Where is Generation X?

Disclaimer: There are of course exceptions to everything, this post is about the generality of Generation X.

As a member of Generation X, I used to always wonder why the media is fairly silent on my generation in comparison to the Baby Boomers and the Millennials. If you watch the news, or read articles online, Generation X is almost non-existent in the discussion. I used to be annoyed about it, would grump at people and wonder not only where we the latchkey generation as kids, evidently we were also that way as adults. I found an interesting article on Business Insider that covered it a little here that did back me up a bit.

My grumpiness about Gen X has changed though when I realized an important point. We really aren’t a separate generation, rather we are sort of the place between generations, the grey area where boomers and millennials touch. My husband and I have talked about it for years now and it has become a lot clearer. We really don’t have our own place.

Don’t get me wrong, Gen X does exist, there are things about our generation other than the music and some movies that aren’t present before or after, but we don’t really have any things that we can show off as our own. Unless of course you count that we have been hit by a lot of recessions and we aren’t quite young enough to change it around like the Millennials can, while not having the resources to start with that the Boomers had.

Ok, the Breakfast Club is a solid legacy of Gen X.

Our generation is divided between the boomers and the millennials. I realized this as I watched my friends fall into those two categories as we have gotten older. Now that I am on the higher half of my forties I realize some are boomers, some are millennials.

The boomers overall have kept to their parents outlooks. Generally more conservative, more religious and believing that things shouldn’t changed. These are the people more likely to talk about making America great again. They don’t like society changing, they think everything is going to hell in a hand basket and don’t believe in same sex marriage or gender identity. They believe in owning the biggest homes they can, the nicest cars, working the best jobs even if its at 80 hours or more a week and that the economy will fix everything so capitalism is good.

The second half is where I believe you first see the ideals of Millennials had started. The people who keep up with technology, who believe in equal rights, same sex marriage and that people can determine what gender they are based on what is right for them. Same group that doesn’t believe wealth is the way to success and that they have to maintain the planet for future generations, whether or not they have children. Most have cut the cord to their TV.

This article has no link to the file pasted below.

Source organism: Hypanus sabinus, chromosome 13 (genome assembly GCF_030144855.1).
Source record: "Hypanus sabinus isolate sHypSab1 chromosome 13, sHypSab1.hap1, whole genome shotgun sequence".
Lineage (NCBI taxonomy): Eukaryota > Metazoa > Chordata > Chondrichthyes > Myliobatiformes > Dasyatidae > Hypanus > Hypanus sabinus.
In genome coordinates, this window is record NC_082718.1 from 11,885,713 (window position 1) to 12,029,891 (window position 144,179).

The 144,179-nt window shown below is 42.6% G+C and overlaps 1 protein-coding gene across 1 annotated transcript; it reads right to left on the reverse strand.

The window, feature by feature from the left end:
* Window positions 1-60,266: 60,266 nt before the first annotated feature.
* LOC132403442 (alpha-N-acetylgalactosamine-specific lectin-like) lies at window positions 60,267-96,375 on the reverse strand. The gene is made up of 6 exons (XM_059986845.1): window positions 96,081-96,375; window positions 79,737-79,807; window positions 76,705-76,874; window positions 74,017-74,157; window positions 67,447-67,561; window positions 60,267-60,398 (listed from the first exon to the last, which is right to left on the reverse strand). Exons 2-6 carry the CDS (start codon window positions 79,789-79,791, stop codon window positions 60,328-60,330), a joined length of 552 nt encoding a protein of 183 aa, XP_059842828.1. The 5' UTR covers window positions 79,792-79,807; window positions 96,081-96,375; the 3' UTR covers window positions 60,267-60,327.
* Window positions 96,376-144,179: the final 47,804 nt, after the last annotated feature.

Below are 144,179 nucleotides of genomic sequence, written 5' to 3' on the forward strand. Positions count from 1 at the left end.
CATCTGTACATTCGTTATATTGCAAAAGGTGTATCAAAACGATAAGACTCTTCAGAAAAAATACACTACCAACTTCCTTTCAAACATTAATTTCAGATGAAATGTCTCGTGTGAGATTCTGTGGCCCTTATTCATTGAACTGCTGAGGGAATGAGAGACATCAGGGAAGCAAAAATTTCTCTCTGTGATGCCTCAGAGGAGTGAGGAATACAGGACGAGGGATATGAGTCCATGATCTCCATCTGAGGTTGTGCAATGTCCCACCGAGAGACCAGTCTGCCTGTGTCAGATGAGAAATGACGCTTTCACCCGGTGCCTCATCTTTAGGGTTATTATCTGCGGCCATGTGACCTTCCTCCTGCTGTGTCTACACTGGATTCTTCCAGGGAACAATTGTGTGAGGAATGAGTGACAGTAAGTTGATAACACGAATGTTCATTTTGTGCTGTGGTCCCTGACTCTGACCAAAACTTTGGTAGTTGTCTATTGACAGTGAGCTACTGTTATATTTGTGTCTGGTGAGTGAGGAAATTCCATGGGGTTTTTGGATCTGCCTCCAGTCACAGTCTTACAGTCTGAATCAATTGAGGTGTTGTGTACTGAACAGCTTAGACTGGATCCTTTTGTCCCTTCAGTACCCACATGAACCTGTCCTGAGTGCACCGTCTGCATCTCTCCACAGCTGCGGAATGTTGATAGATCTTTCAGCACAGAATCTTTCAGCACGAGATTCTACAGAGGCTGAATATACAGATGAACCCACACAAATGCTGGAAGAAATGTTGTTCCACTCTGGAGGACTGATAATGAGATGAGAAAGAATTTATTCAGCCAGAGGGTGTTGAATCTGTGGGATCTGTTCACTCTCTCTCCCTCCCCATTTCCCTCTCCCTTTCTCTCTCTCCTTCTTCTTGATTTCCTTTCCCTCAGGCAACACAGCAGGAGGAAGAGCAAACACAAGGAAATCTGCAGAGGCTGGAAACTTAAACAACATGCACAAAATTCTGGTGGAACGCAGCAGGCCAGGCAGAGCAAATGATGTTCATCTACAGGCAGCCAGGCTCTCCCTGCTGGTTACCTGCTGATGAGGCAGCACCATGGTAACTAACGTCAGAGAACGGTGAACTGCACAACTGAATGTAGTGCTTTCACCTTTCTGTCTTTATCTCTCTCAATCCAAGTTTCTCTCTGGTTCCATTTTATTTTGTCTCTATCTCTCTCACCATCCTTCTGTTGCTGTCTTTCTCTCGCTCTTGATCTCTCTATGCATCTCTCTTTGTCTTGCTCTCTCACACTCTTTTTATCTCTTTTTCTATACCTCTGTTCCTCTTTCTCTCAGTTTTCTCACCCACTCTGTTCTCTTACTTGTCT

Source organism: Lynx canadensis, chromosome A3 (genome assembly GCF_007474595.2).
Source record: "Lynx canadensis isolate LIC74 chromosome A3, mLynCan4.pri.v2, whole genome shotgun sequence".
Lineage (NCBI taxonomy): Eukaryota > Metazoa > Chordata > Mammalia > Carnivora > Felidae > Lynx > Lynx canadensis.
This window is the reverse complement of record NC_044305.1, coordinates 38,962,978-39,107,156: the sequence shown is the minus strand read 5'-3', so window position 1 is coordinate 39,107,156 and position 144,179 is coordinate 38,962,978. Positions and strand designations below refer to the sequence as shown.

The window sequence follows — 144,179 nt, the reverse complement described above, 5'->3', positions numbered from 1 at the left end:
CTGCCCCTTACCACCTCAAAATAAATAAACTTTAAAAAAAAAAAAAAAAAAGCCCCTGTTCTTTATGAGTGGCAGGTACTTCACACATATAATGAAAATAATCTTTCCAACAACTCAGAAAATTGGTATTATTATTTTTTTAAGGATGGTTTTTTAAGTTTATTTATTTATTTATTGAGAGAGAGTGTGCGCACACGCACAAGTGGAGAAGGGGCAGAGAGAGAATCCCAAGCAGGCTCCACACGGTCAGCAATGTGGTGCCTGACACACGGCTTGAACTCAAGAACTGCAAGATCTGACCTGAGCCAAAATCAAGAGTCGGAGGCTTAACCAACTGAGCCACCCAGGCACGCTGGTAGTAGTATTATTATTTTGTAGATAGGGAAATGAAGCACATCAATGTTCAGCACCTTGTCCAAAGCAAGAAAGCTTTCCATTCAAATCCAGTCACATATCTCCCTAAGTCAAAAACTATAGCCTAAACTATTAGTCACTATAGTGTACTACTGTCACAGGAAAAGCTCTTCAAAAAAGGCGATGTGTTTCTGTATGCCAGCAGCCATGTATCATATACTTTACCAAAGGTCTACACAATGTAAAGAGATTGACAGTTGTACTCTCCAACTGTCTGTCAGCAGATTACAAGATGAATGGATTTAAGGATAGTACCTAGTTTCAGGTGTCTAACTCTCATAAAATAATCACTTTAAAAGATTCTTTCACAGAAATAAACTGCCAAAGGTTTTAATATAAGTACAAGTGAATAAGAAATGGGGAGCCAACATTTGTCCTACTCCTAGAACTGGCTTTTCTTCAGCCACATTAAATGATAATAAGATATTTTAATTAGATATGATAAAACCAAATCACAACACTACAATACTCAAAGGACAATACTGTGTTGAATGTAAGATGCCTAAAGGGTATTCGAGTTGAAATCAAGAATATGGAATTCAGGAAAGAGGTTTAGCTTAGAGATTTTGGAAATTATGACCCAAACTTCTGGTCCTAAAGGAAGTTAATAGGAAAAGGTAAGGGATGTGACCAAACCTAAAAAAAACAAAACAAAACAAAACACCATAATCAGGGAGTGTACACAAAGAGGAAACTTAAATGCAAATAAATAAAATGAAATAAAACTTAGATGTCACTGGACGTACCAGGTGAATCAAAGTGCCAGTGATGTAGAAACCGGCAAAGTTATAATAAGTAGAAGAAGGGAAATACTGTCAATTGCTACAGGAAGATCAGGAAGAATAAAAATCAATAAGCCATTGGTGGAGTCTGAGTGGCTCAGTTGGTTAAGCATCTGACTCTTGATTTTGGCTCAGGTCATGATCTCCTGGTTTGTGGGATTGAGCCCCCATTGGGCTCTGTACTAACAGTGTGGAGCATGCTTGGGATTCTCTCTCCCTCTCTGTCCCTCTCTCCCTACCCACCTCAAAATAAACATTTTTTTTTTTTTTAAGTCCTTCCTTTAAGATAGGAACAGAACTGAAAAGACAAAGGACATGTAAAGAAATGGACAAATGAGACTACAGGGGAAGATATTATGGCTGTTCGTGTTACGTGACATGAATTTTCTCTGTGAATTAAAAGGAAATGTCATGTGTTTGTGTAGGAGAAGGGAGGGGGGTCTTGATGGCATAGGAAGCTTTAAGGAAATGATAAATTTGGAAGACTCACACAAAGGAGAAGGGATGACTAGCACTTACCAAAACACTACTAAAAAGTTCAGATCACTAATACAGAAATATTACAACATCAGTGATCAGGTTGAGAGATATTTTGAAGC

This placement between generations doesn’t seem to be the first time. There are other generations just in the last century that appear to be a parallel to Gen X in their invisibility, and as buffer between generations. These include “The Lost Generation“, people who came to adulthood during the First World War. You hear a lot about their children, the “Greatest Generation” that fought World War II and brought our economy to become the leader of the Free World, but you never really hear about them.  The “Lost Generation” underwent the horrors of World War I, and especially in Europe, but also in America the generation was shattered by that war, and never recovered fully.

Ernest Hemingway, from the Lost Generation (Writer/Journalist)

The Silent Generation” that grew up between the “Greatest Generation” and the Baby Boomers. Some of them fought in World War II, but most came of age in the late 1940s and 50s and fought in Korea and early Vietnam. They were sometimes considered the luckiest generation as they came after World War II so they were not as likely to see combat (Korean War had much less casualties and a lot smaller military), they enjoyed the increase in lifestyle, retired the earliest out of everyone but with all that no one really talks about them. Their deeds are often assigned to the Baby Boomers, but in fact many of those Civil Rights Movements were pushed by the Silent Generation (Martin Luther King Jr. was a Silent Generation member)

Joan Didion, from the Silent Generation (Writer/Journalist)

It makes me wonder if the cycle for the generations is longer then we try to make it.

With my experience of Gen X, I wonder if we need to span 30-40 years for each generation, with a known grey area between. That would explain a lot to me about Gen X and why we seem to be conglomeration of Boomers and Millennials, just either too young or too old to fit those designations at this point. It would also explain why the Lost and the Silent Generations, each sandwiched between two other talked about generations didn’t get much recognition as their own and seemed to have the same situation where many of their people fit into the generation before and after them.

Sadly Lost Generation left to tally.

So nowadays when people ask me at work to form into groups or to express who I identify with, I generally identify with the Millennials. That being said, I still have no idea what happened to Generation X.

 

 

 

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